| Director of the Syrian foreign ministry's information department, Bussaina Shaaban, talks to the media in Damascus on Wednesday. (Reuters)
Sydney, April 16 (Reuters): Syrian foreign minister Farouq al-Shara has said his government is willing to sign a treaty making the entire West Asia free of weapons of mass destruction.
Syria also said it was willing to cooperate with the US in the interest of Iraqis but would not close the offices of militant Palestinian groups, one of Washington’s long-standing demands.
“Syria will always cooperate in things that serve the Iraqi people's interests,” foreign ministry spokesperson Buthaina Shaaban said.
In an interview with Australian SBS television broadcast today, Shara vigorously denied US allegations that Syria had chemical weapons or had allowed Iraq to hide banned weapons on its soil during the Iraq war.
“The Syrian government is ready to sign a treaty under UN supervision to make the whole West Asia a zone free from all mass destruction weapons, nuclear, chemical and biological,” he told SBS in Damascus.
Since the fall of the government of President Saddam Hussein after the US invasion of Iraq, Washington has begun to turn its rhetorical guns on Damascus, accusing Syria of harbouring Saddam’s allies and of developing chemical weapons.
Arab diplomats at the UN said US ally Israel was the only country in West Asia with weapons of mass destruction and added they would seek a UN Security Council resolution declaring the region free of such deadly arms. A foreign ministry spokesman in Damascus said Syria was ready to propose such a resolution.
Israel is believed to have around 200 nuclear warheads not subject to any international monitoring regime.
US secretary of state Colin Powell said yesterday the US favoured a West Asia free of weapons of mass destruction but linked any possible inspection of Israel’s arsenal to peace with Syria and Lebanon.
“It is better for the Americans, for the Israelis, for every citizen on earth, especially in West Asia, and it is good for the American forces in Iraq, to see that the whole West Asia is a zone free from all mass destruction weapons,” Shara said.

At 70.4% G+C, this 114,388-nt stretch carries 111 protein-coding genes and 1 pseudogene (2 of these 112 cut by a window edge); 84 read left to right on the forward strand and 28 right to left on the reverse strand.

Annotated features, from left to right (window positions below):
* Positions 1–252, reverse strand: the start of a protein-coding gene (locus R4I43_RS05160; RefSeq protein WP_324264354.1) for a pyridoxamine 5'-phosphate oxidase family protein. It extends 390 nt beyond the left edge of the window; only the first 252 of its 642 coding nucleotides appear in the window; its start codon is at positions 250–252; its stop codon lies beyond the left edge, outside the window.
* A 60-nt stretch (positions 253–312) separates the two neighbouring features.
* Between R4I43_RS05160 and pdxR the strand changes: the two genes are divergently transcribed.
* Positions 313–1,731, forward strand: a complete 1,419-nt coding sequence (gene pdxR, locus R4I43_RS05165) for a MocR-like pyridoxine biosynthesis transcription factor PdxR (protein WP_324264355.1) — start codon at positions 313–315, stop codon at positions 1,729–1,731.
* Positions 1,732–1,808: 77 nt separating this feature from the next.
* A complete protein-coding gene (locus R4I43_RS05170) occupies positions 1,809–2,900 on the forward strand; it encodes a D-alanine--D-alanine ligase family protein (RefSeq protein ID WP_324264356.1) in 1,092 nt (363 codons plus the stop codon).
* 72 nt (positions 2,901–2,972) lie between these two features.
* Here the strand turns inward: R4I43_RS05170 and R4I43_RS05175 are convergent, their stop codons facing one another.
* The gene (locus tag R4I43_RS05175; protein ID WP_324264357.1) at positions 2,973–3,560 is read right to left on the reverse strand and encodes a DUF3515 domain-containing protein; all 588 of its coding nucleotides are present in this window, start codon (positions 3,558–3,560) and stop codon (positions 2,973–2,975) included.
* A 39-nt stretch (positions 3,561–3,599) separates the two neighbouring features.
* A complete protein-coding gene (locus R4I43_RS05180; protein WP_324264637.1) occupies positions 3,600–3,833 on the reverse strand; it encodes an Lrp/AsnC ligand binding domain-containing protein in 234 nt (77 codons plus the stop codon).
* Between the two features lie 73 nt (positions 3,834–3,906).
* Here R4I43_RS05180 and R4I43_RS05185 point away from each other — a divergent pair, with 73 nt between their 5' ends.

“Also it is very useful to see this taking place because in this case no terrorist, as the Americans say and some Europeans say, no terrorists can have these mass destruction weapons with them.”
Shara denied Syria, a staunch opponent of the US war on Iraq, had hidden any Iraqi weapons. “If Saddam Hussein had mass destruction weapons for so many years, as they say, he would keep them for the war,” he said.
“Why should they smuggle or send them outside the country during the war'”
Israel, taking advantage of the US pressure on its hostile neighbour, said this week it wanted Syria to stop the militant Palestinian groups Hamas and Islamic Jihad from using Damascus as their headquarters.
Spokesperson Shaaban said that Damascus saw these as press offices and disagreed with the “terror” group label given to them by the US and Israel. “They are media offices, they only have the freedom of expression, which I think is ensured in the United States as well,” she said.
Iran’s President Mohammad Khatami called on the US today to stop threatening Syria but said a US military attack on Iraq’s western neighbour was unlikely.
“Our advice to the Americans is to abandon such threats,” Khatami said after a Cabinet meeting.
“We reject US threats and allegations about ourselves, and I think the same goes with Syria”.
Toning down Washington’s sharp rhetoric of late toward Syria, US secretary of state Colin Powell said yesterday there was “no war plan” to attack Syria or Iran.
Khatami argued that “Syria is different from Iraq.” “We’ve always had friendly ties with Syria and we hope to cooperate with Syria to establish peace ... in the region,” he added.